Introducing the Birds and the Bees

This all happened much sooner than I had anticipated. I thought I’d have at least one more year, till my oldest would be in fifth grade. But over the past few months, my kids – independent of one another – started asking questions. My son had read stuff about DNA in one of his science books and was curious (“Look it’s so cool, the woman’s DNA is in an egg and it mixes with a man’s DNA which is in sperms.”) My daughter had overheard discussions about young teenagers becoming mothers (“Mama, can girls have babies?”) and also wanted the nitty-gritty details about how dogs breed (“But how do they mix the two dog breeds? I mean how?”) I’d done a fairly good job up until this point deflecting their questions or giving them just enough information to be satisfied with the answer but not enough to spark further curiosity.

But based on the frequency of their questions, it felt like the time had come to reveal all.

My kids are now armed with new knowledge and vocabulary. To all my parent friends, my kids’ teachers, their classmates and classmates’ parents, I apologize should you hear words – like scrotum – uttered by my otherwise sweet seven year-old. For some reason, she has latched on to the word scrotum. Go figure.

It’s not that I was trying to keep any of this a secret. It’s just once you breach this milestone, there’s no turning back. Not that it’s a bad thing to equip them with this information. But while you are filling in the gory details about how babies are made and how they come out, you may as well open the kimono on Santa, the tooth fairy and all that. Suddenly, all that is magical evaporates replaced with science and biology. Where’s the fun in that?

Anyway, I decided to buy books. I ordered two different books and read them cover to cover before handing them over to the kids, ever so casual. “Hey, you’ve been wondering so here’s something to read, and papa and I can answer any questions you might have.” No biggie, right? (“JUST DON’T DO THIS UNTIL YOU ARE AT LEAST 30, my brain screamed.”)

For the seven year-old, I selected the book It’s Not The Stork. All the basics are there, presented in very accessible cartoon format. She dug right in and has enjoyed it as much as reading her Magic Tree House or Pokemon books. No questions asked.

For the ten year-old, I bought It’s Perfectly Normal. To say it’s comprehensive is an understatement. The book covers a lot of territory, much of which makes little sense right now to him (sexting, gender identity, birth control … etc.) What I appreciated most about this book was how everything was presented in the context of acceptance, love and respect.

When I first gave him the book, he was mortified. he sat on the floor, head in his hands and said “I can’t believe you gave me a book about sex: it’s so inappropriate!” So I explained he could treat it like a reference book, dip into it every now and then whenever he had questions. I told him it wouldn’t all make sense now and that was OK. Needless to say, he has actually read it cover to cover. Also no questions have been asked though we have made it very clear that if and when he wants to talk, we are here.

Whether or not I’ve handled this right, I have no clue. It’s part and parcel of the whole operating without a handbook thing. And we are only at the beginning of this journey.

Still, there have been several hysterical moments. My daughter apparently lectured her grandparents over breakfast one morning about the two different ways babies are born. I’m not sure if they were horrified or amused. She also recently used the phrase “pretend he just sucked his testicles in” while her Hero Factory/Chima Lego creatures were play-battling in the back seat of the car. I almost drove off the road. She was also overheard explaining to her best friend about how a girl’s private parts are inside, while a boy’s hang out. Which, I guess, is correct. Not sure how that came up in their conversation.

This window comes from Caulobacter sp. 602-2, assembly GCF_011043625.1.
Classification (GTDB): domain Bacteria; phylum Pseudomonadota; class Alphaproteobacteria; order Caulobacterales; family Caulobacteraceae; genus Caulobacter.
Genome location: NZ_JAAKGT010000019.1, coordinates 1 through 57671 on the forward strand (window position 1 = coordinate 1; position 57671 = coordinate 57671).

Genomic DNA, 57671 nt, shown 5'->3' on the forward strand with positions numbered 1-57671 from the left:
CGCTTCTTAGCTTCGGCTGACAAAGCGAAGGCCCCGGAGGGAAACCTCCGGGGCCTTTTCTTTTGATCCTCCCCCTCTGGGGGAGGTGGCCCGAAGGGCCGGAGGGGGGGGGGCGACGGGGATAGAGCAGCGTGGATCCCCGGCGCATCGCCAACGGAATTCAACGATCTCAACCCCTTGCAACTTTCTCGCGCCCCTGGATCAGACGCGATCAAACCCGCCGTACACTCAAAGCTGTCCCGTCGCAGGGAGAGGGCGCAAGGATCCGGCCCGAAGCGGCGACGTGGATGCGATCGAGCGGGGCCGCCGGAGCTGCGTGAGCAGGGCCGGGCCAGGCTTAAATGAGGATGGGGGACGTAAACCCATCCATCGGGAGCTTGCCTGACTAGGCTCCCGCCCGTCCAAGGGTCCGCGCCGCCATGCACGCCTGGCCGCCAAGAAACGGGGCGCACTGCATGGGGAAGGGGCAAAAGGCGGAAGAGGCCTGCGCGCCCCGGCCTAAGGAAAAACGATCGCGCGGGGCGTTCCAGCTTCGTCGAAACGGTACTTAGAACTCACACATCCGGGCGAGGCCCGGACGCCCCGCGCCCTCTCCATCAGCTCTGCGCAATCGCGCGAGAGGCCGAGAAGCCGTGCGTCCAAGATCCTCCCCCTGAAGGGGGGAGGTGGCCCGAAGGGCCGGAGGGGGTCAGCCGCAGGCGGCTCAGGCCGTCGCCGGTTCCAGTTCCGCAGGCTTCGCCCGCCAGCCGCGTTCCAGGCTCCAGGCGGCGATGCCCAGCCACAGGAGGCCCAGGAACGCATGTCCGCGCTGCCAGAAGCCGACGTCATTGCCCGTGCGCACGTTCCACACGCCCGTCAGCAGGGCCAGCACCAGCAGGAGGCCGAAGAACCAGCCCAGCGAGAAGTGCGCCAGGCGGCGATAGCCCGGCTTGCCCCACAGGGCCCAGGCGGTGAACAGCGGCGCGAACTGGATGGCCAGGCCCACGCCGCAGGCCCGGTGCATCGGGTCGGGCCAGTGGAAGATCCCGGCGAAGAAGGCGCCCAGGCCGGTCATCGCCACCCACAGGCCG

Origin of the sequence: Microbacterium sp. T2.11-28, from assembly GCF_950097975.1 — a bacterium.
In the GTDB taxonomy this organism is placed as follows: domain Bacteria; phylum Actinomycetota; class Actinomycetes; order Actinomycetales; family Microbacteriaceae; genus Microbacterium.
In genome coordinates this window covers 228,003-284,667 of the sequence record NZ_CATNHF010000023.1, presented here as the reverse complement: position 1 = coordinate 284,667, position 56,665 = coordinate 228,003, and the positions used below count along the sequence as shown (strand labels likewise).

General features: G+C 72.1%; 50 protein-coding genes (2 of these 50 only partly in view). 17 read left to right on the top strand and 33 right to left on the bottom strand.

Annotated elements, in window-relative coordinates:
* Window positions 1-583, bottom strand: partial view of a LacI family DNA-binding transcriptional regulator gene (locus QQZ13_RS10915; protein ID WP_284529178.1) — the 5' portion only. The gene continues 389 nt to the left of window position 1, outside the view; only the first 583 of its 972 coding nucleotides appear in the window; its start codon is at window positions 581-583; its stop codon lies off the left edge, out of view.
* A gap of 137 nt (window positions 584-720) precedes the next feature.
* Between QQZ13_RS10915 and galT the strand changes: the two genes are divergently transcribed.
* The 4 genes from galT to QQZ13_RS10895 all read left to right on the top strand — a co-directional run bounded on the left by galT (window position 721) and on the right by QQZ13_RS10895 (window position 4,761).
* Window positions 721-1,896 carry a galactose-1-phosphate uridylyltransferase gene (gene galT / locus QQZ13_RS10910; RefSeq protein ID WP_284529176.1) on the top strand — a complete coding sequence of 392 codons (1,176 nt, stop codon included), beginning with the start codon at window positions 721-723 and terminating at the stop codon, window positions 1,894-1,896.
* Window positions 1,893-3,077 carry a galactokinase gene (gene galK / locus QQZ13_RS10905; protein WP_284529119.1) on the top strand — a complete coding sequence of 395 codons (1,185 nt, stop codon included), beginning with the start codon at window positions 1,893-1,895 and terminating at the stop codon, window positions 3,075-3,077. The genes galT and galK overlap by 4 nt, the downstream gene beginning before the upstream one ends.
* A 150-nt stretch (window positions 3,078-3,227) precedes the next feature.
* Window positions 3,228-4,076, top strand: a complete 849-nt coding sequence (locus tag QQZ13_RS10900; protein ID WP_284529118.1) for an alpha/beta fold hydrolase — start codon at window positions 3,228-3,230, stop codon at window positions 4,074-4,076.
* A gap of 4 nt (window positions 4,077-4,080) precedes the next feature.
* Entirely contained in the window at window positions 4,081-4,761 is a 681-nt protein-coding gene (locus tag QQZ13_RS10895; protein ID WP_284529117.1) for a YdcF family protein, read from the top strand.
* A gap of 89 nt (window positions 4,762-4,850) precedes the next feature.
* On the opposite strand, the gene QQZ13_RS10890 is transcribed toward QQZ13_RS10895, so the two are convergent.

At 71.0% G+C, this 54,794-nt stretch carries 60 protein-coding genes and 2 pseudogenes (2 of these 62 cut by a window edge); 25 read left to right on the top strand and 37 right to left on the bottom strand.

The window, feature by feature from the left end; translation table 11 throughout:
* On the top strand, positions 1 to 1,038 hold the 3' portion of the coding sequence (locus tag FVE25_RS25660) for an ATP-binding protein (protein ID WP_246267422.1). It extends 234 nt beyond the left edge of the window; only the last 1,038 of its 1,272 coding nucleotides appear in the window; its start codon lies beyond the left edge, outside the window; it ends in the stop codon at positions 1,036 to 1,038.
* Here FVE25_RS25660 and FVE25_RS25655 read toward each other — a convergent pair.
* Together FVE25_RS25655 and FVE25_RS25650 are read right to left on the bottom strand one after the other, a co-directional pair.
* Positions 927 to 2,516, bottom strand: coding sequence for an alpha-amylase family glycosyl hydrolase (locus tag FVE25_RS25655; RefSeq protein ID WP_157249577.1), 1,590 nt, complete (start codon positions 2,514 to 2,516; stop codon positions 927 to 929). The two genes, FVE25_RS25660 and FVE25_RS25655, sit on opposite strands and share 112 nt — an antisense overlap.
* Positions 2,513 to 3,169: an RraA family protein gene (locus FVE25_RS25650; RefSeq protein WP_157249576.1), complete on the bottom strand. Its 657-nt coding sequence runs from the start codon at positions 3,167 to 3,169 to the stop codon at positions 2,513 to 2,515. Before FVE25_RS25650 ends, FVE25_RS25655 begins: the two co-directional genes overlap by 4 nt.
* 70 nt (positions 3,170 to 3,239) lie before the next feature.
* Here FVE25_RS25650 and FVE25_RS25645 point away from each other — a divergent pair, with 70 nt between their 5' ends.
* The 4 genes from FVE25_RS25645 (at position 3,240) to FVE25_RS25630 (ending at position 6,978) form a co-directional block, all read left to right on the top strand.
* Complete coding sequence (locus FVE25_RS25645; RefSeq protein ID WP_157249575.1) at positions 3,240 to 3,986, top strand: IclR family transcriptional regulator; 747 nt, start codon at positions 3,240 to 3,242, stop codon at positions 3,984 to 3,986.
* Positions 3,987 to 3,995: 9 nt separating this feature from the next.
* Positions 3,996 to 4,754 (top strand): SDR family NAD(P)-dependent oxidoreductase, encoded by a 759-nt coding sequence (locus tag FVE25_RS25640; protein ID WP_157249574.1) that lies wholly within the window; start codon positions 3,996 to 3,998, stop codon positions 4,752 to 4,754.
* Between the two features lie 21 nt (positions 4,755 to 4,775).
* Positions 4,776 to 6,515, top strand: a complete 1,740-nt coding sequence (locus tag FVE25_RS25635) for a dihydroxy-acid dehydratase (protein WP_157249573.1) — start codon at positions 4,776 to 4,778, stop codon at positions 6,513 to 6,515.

And then there was the evening when I was telling the kids about how on that very night, 14 years earlier, their papa and I had met on our first date. I thought it was going to be a sweet conversation about falling in love and romance and all that.

However my son looked at me with a knowing look on his face: “Oh, I’ve read all about dates,” he said, eyeing me suspiciously. “And love. And penises.”

Ah well. This should be fun.

My Inevitable Back to School Blog Post

My favorite part of back to school – other than, you know, the obvious – is prepping all their supplies and backing them into fresh, crisp, clean new backpacks. Pencils have been deftly sharpened. Labels have been lovingly affixed. Everything is neat and organized.

For now. Because we all know that these backpacks will only stay fresh, crisp and clean for a few days. They will soon enough transform into disorganized, sticky receptacles that you are scared to dip your hands into for fear of yuck.

But today, I smile. Because they look like this. Ready to accompany my little darlings back into the land of academics, structure and the inevitable social nirvana/angst.

photo 2 (1) photo 1 (1)

Now, this wouldn’t be a self-respecting back to school blog post without some photos of the little darlings, heading off to seize the day. I’ve used the Shuttersong app to embed their voices into the images and really capture and save the memories of their enthusiasm for school at ages 7 and 9!

You can check them out here:

http://a.sso.ng/1/704494ea4ec2

http://a.sso.ng/1/da50e6a02a16

http://a.sso.ng/1/d2043325aa90

Happy Back to School!

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Inspiring Innovations in Education

Today I had the unexpected good fortune to attend a TedX event focused on Education Innovation and, while in theory I was only there to support my cousin Jake who was speaking (and had flown in from the UK), in reality I found it incredibly inspiring. And intriguing because here were these people with fantastic ideas for challenging the status quo, advancing education and creating new generations of globally-minded, community-focused and technology-leveraged children and future leaders. Who wouldn’t be inspired?